An Intro – Part 3

[See preceding posts in this series – part 1 and part 2]

It was due to the kindness of H.H. Penam Rinpoche that a dharma-gate was opened to me. As like any gate or door, its usefulness often includes having to walk through it. I read about certain feats that Yogis, Saints, Lamas and other rare beings can perform, and while I held open the possibility of such things, there was always a question in my mind of whether these were merely tales to inspire or if they could literally and actually be true. Now I know. 

After experiencing the vision of H. H. Penam Rinpoche (as described in part 2), I began to study Vajrayana as much as I could. I wanted to attain – at minimum – a broad understanding of the history, philosophy and practices of this unique spiritual path. I felt that I received the vision not because I am someone special or advanced, but rather because it took something that spectacular to rouse my curiosity towards the Dharma. In any case, that is the effect it had on me.

After about 3 years of personal study, I decided to visit Dorje Ling. I checked their online calendar of events and saw that they offer a Green Tara puja every Sunday morning open to the public. So in May of 2005 I showed up at the doorstep of Dorje Ling for the first time. The monks were extremely friendly. They greeted me and showed me the beautiful temple. I was also introduced to Khenpo Ngawang Dorjee who at that time was the resident Khenpo for the center. The Green Tara puja was wonderful and inspired me to start chanting the mantra of this particular Buddha as part of my daily practice.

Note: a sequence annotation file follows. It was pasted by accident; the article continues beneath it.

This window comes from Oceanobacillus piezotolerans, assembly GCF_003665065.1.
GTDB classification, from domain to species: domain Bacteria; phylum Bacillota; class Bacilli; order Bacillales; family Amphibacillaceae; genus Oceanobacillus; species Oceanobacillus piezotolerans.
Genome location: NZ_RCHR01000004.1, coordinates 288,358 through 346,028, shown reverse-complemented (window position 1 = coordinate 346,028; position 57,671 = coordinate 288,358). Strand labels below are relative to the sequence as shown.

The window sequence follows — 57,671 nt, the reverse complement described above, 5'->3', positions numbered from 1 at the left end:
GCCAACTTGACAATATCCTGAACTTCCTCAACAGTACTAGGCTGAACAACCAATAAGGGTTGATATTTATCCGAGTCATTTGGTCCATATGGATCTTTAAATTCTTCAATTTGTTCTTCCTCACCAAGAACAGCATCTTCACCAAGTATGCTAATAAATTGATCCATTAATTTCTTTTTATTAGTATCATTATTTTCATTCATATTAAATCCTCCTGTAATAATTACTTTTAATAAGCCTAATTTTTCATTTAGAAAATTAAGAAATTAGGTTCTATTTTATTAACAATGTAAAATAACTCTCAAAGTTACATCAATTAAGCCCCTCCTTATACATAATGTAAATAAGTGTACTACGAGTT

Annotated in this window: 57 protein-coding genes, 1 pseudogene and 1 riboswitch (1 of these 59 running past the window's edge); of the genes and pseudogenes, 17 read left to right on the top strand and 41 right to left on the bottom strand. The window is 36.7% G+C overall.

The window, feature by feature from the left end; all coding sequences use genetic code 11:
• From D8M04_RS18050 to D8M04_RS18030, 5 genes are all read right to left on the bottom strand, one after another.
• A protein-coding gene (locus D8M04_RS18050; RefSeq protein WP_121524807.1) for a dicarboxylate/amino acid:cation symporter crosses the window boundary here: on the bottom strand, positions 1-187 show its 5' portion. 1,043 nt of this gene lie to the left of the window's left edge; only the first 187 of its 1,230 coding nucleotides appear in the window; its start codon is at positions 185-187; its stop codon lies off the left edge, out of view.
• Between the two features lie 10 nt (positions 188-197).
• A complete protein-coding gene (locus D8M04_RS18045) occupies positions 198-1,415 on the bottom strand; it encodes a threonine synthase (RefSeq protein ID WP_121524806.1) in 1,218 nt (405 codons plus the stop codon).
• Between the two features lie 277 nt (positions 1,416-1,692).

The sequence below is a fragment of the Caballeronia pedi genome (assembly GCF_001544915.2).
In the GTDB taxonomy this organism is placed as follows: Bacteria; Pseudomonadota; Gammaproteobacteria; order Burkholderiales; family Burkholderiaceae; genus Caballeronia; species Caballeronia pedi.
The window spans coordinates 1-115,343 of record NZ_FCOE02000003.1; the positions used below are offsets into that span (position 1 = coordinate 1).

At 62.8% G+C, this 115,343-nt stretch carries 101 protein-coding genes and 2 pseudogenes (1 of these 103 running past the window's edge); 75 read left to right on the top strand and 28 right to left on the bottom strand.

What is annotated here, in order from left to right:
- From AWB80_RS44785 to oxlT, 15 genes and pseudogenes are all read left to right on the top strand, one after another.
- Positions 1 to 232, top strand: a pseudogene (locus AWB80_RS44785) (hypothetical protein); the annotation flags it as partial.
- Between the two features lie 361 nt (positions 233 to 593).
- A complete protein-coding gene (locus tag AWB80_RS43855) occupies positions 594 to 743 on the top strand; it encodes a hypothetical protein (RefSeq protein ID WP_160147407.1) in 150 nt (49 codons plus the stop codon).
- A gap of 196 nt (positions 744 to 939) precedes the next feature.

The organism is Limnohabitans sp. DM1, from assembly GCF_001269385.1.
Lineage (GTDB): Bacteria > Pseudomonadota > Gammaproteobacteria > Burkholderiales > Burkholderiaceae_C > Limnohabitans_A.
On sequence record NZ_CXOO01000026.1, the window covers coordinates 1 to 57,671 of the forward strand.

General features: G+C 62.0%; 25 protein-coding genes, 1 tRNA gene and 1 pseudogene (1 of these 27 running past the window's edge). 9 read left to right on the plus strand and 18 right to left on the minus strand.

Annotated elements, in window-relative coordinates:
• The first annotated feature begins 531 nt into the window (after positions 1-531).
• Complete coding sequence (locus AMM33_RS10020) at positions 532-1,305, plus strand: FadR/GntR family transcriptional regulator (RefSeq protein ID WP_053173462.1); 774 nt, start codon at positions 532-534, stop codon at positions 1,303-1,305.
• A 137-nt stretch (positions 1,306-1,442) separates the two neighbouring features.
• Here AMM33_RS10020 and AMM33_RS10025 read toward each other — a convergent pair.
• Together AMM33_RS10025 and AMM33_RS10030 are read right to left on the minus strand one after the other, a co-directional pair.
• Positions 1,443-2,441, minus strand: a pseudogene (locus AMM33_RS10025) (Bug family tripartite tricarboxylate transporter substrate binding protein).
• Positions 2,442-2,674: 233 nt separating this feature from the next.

Green Tara

Green Tara


That same year I had the good fortune of receiving teachings from Khenpo Ngawang Dorjee. The first set of teachings was on bodhicitta. The second set of teachings was on rangtong and zhentong (two forms of emptiness). I was also present for the celebration of Saga Dawa in which Khenpo Ngawang and the other monks chanted the ‘King of Prayers‘ (The Aspiration of Samantabhadra). Khenpo Ngawang also offered teachings on this prayer as well as on the significance of Saga Dawa.

Khenpo Ngawang Dorjee

Khenpo Ngawang Dorjee

I am ever grateful to Khenpo Ngawang Dorjee, my first Dharma teacher, whose Root Lama, I learned, is H. H. Penam Rinpoche.

Continued in part 4


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